Often, when people seek therapy, they want help with anxiety, depression, stress, and/ or anger. However, these feelings have typically originated in interpersonal situations and/or are maintained in relationships. Old and familiar approaches to try to solve the problem (e.g., to protect oneself from rejection or abandonment) now seem to result in making things worse. The solution has become the problem. How does this come about? What can be done to fix this?
An interpersonal-psychodynamic approach focuses on identifying and tracking the Cyclical Maladaptive Pattern which has four components as shown in the example below of a fictional client, Anna, who seeks therapy for depression and unsatisfying relationships.
- Acts of self: Anna feels she works hard as an employee, wife, and mother. She would like others to appreciate her efforts and be caring towards her but has difficulty asking for her needs directly.
- Expectations of others: Although hopeful that her work will be noticed, Anna worries that others will take her for granted.
- Perceived acts of others: Anna finds that others are complementary and offer help, but leave her to “do the heavy lifting”.
- Self-image and self-treatment: Anna feels alone and disrespected. She feels resentful and depressed.
How does interpersonal-psychodynamic therapy work? Binder (2004) outlines three main features:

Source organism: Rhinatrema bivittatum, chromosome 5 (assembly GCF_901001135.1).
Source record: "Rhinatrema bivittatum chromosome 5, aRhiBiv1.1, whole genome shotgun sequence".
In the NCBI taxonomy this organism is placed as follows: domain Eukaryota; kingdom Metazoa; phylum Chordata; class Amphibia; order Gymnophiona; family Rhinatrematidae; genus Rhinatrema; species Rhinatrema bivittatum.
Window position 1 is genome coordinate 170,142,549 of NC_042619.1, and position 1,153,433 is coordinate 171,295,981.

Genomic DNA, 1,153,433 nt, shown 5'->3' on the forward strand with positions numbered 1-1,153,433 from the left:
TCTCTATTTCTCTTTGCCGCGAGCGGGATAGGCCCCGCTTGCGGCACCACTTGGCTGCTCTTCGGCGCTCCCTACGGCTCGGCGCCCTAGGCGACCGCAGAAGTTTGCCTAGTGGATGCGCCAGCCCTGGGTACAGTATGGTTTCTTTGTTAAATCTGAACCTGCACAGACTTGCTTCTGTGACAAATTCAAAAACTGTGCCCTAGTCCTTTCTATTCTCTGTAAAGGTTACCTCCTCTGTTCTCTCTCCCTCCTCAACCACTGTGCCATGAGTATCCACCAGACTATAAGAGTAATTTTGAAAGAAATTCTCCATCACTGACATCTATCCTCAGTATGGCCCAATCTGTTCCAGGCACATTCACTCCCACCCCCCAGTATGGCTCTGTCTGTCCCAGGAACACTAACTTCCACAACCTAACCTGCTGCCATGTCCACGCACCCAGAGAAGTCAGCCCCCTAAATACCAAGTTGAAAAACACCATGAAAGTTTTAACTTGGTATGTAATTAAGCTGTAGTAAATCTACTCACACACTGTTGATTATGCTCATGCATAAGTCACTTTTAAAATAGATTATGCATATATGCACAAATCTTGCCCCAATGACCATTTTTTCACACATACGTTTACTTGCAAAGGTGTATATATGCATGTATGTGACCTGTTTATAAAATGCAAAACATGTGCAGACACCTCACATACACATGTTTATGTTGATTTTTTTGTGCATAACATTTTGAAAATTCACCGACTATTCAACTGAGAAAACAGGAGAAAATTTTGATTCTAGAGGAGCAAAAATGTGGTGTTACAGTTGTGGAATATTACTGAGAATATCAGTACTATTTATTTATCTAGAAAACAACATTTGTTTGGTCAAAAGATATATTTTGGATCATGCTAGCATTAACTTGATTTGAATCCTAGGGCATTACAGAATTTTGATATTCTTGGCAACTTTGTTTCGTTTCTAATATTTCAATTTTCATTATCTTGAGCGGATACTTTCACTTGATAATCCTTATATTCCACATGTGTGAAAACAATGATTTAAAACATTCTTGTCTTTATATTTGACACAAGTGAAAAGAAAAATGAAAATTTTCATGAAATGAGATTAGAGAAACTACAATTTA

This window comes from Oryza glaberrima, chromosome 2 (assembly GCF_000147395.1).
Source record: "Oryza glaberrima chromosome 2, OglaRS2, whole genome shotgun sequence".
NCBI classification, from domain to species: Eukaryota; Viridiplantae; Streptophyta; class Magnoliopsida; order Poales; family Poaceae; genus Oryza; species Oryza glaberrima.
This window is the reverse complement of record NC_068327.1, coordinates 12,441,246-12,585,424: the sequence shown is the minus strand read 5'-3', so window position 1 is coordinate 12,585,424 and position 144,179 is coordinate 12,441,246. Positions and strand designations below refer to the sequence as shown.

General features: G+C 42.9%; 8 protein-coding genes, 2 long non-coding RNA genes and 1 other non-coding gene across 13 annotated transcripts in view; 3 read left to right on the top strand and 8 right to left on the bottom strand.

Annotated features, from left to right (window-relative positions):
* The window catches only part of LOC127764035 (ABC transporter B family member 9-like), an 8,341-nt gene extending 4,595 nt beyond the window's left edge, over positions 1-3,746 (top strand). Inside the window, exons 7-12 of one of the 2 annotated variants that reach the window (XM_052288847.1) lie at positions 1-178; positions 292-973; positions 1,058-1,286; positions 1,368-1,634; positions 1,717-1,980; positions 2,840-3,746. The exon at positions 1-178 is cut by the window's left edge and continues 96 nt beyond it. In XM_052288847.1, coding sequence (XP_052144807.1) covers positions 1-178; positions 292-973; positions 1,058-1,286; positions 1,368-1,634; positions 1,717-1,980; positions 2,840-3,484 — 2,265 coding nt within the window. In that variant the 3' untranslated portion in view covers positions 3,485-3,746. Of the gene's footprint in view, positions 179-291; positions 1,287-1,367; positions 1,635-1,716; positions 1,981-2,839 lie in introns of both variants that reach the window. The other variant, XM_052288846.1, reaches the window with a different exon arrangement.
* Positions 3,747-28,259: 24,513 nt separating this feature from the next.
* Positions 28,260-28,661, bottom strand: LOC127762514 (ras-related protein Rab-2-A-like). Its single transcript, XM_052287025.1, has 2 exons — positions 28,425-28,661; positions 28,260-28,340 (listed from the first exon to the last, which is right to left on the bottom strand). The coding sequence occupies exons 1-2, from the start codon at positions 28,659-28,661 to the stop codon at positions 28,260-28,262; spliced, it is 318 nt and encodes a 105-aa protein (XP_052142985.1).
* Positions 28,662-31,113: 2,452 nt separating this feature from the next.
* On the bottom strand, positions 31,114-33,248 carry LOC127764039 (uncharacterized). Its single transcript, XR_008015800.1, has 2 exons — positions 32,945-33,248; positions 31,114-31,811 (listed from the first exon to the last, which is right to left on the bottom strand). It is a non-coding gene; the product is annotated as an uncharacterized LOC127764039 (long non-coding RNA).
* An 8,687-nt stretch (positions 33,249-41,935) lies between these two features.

- Interpersonal pattern recognition: Anna learns through therapy that her strong focus on others is also protective in that she doesn’t have to expose her own vulnerabilities when she is helping others. She also fears that she will be rejected and seen as weak if she asks for help. Through therapy, Anna starts to see that she is unwittingly “teaching” others to rely on her for support. She learns from the support of her psychologist that her fears of rejection make sense although she can also be challenged.
- Self-observation: Anna pays closer attention to when she feels a strong urge to be helpful, particularly when she isn’t sure her help is actually needed.
- Reflection-on-action (using self-observation to change behaviour in the moment): Anna takes a risk to “don’t do something, just stand there” and realizes that her relationship doesn’t suffer. Further emboldened, she takes risks to ask more directly for support.
How effective is interpersonal-psychodynamic therapy?
The effectiveness of psychodynamic therapy has been demonstrated over a number of rigorously designed studies, covering a range of conditions and populations (Schedler, 2010) .
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